Gaming for Better Life: A Review of Jane McGonigal’s Reality Is Broken
by Qihao Ji
Jane McGonigal. Reality Is Broken: Why Games Make Us Better and How They Can Change the World. New York: Penguin Books, 2011, 416 pp., ISBN NO.9781594202858.
Jane McGonigal, a digital game designer who earned her Ph.D. in performance from the University of California, Berkeley, Department of Theater, Dance, and Performance Studies, has been recognized as one of the early game designers and researchers that initiated the inquiry of the positive values of digital games in the contemporary society. In light of the rapid growing realm of positive psychology, Reality Is Broken stretched her influential exploration of how digital games contribute to an individual’s sense of well-being, how gaming activities improve the quality of real social lives, and how games function as platforms to provoke people’s civic and political awareness.
The author began her book by clearly determining the nature of games as a type of “hard work” (p.28) that fits into the intrinsic needs of human beings. She suggested that an ultimate goal, a set of rules, a timely feedback system, and voluntary participation constitutes the four fundamental shared traits of all games. Within such frameworks, gamers are able to experience “positive stress” (p. 32) throughout all types of hard work in the game. An important outcome of game playing, according to McGonigal, is the perception of fiero, which is an Italian word (meaning “pride”) standing for a powerful neurochemical high. It typically happens when someone triumphs over adversity. Likewise, a state of flow that accounts for the enjoyable stress from immersing in games marks the other type of cognitive reward of game playing. Such a psychological state demands specific prerequisite, that is, a combination of clear goals, proper levels of difficulty, and immediate feedback. The author pointed out that fiero and flow are two types of intrinsic payoffs rather than extrinsic payoffs from the game. Games not only gratify intrinsic needs for happiness, but also “do it safely, cheaply, and reliably” (p.51).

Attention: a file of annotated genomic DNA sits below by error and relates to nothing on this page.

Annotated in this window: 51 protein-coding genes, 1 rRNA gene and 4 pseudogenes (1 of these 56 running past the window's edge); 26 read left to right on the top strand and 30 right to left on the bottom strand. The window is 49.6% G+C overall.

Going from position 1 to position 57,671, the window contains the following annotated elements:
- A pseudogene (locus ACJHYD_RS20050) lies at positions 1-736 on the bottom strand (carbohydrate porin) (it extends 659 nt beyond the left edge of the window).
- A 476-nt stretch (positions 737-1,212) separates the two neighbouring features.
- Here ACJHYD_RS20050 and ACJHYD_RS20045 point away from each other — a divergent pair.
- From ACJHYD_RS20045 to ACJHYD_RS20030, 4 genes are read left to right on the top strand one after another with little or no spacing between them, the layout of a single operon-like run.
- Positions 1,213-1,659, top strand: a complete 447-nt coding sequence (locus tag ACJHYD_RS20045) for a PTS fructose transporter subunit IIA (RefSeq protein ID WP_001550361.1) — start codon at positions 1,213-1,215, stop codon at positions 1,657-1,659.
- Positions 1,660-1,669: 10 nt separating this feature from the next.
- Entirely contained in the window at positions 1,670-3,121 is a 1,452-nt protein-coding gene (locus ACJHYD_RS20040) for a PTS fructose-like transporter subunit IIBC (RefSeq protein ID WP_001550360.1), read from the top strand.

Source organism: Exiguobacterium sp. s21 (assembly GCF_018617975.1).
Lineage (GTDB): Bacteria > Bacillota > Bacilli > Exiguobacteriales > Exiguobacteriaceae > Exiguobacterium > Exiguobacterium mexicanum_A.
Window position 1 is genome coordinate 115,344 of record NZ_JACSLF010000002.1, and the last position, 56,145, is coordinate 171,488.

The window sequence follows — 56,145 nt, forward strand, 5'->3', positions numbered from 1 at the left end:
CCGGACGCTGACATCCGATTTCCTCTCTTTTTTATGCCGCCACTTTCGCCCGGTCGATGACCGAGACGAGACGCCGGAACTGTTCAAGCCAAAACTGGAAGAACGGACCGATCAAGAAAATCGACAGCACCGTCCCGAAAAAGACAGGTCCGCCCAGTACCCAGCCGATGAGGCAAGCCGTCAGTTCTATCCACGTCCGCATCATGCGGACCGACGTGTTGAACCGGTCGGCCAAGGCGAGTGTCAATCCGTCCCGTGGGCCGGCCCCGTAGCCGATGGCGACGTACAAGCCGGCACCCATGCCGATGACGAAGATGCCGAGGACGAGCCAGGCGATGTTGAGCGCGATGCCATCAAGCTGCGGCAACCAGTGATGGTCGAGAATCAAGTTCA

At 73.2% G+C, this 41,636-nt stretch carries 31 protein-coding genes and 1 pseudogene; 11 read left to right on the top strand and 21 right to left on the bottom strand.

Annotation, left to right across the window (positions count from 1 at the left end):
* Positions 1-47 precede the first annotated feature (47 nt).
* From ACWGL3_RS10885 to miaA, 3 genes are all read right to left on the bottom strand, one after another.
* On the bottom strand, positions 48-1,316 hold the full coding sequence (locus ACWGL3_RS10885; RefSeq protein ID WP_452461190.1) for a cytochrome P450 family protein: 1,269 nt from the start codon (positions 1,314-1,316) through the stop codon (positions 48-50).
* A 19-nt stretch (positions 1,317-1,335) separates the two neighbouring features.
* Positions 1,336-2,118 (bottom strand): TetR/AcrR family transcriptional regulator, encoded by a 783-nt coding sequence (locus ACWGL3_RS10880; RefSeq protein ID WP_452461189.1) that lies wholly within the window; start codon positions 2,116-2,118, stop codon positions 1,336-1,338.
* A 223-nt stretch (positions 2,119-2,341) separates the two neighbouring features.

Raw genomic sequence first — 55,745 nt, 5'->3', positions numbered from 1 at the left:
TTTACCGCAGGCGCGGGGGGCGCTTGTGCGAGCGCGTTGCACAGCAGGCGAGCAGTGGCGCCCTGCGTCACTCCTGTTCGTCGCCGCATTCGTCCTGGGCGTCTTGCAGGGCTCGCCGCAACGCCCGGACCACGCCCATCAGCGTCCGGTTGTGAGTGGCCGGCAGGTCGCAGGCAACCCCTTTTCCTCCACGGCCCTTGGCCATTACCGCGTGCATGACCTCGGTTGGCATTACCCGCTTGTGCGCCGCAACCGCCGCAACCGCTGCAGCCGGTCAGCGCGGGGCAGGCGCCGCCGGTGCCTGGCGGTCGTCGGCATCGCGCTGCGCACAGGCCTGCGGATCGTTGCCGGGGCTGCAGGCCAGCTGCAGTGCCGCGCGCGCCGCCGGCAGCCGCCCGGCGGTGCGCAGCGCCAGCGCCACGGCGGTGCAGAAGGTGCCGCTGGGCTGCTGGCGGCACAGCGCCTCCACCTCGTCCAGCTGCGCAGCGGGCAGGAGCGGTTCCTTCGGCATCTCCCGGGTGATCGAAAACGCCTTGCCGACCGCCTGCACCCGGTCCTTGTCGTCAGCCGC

With the basic proposition of game as hard work being stated, the author then echoed the title of the book and explained why good games create worlds better than real lives: Compared to reality, people are more productive and effective in the game setting, regardless of their individual capabilities; the swift feedback mechanism maintains their enthusiasm in the virtual work and helps them monitor their progress. What’s more important, as McGonigal emphasized repeatedly, is that the achievement of success does not necessarily lead to satisfaction per se; rather, it is the hope of achieving the goal that is enjoyable. This explains why gamers often times perceive stronger positive emotions when they failed rather than succeeded.
In explaining how the virtual game world became more meaningful and larger than a single gamer, McGonigal used the example of Halo 3 where millions of gamers across the world fight against the virtual enemies. She argued that the game itself is an “epic” because it 1) creates an epic context that provokes participation, 2) its enormous gaming world stimulates curiosity, and 3) it contains/enables gamers to work in a massively cooperative manner. To McGonigal, people’s enthusiasm toward this type of epic games seems to build the basis for gamers to implement beneficial behaviors in reality within a positive, prosocial game context.
In later chapters, McGonigal examined how games might influence real world behaviors that benefit individual lives. She did this by providing several vivid and well- chosen anecdotal examples. Within the case of the author playing the game Chore Wars to reduce household work and of a public school in New York City using game design to guide students’ learning, the author stated that these Alternate Reality Games (ARG) not only altered real life activities but also introduced people to a new (and better) way of working, learning, and living. Moreover, games like Bounce, which helps promote communication between different generations, seemed to attach more social values to game play and game design. In addition, the book provided facts that games are being used as platforms for accomplishing sophisticated, intelligent tasks and for facilitating civic and political participation. The author concluded her work by stressing that gamers are not merely playing games—they are actually engaged in work that enhances reality.